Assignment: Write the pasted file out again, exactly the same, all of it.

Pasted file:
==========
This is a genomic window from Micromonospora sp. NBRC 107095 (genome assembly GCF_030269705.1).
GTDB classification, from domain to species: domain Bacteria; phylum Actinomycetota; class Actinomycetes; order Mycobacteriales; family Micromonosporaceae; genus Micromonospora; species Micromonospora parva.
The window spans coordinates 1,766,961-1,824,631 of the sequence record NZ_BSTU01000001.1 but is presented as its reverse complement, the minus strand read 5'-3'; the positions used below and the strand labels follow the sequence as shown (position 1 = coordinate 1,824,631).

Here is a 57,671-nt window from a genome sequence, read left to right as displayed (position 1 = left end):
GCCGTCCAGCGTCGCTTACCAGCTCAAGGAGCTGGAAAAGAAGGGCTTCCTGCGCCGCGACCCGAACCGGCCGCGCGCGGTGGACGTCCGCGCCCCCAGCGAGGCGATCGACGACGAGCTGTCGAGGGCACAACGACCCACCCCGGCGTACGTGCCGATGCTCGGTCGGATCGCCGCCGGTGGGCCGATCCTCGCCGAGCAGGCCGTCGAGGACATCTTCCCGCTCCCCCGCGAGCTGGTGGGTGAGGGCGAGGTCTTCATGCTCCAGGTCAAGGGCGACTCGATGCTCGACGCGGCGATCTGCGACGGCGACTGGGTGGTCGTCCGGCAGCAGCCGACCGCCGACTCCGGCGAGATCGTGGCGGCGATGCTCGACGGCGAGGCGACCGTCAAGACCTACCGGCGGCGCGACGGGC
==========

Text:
This is a genomic window from Micromonospora sp. NBRC 107095 (genome assembly GCF_030269705.1).
GTDB classification, from domain to species: domain Bacteria; phylum Actinomycetota; class Actinomycetes; order Mycobacteriales; family Micromonosporaceae; genus Micromonospora; species Micromonospora parva.
The window spans coordinates 1,766,961-1,824,631 of the sequence record NZ_BSTU01000001.1 but is presented as its reverse complement, the minus strand read 5'-3'; the positions used below and the strand labels follow the sequence as shown (position 1 = coordinate 1,824,631).

Here is a 57,671-nt window from a genome sequence, read left to right as displayed (position 1 = left end):
GCCGTCCAGCGTCGCTTACCAGCTCAAGGAGCTGGAAAAGAAGGGCTTCCTGCGCCGCGACCCGAACCGGCCGCGCGCGGTGGACGTCCGCGCCCCCAGCGAGGCGATCGACGACGAGCTGTCGAGGGCACAACGACCCACCCCGGCGTACGTGCCGATGCTCGGTCGGATCGCCGCCGGTGGGCCGATCCTCGCCGAGCAGGCCGTCGAGGACATCTTCCCGCTCCCCCGCGAGCTGGTGGGTGAGGGCGAGGTCTTCATGCTCCAGGTCAAGGGCGACTCGATGCTCGACGCGGCGATCTGCGACGGCGACTGGGTGGTCGTCCGGCAGCAGCCGACCGCCGACTCCGGCGAGATCGTGGCGGCGATGCTCGACGGCGAGGCGACCGTCAAGACCTACCGGCGGCGCGACGGGC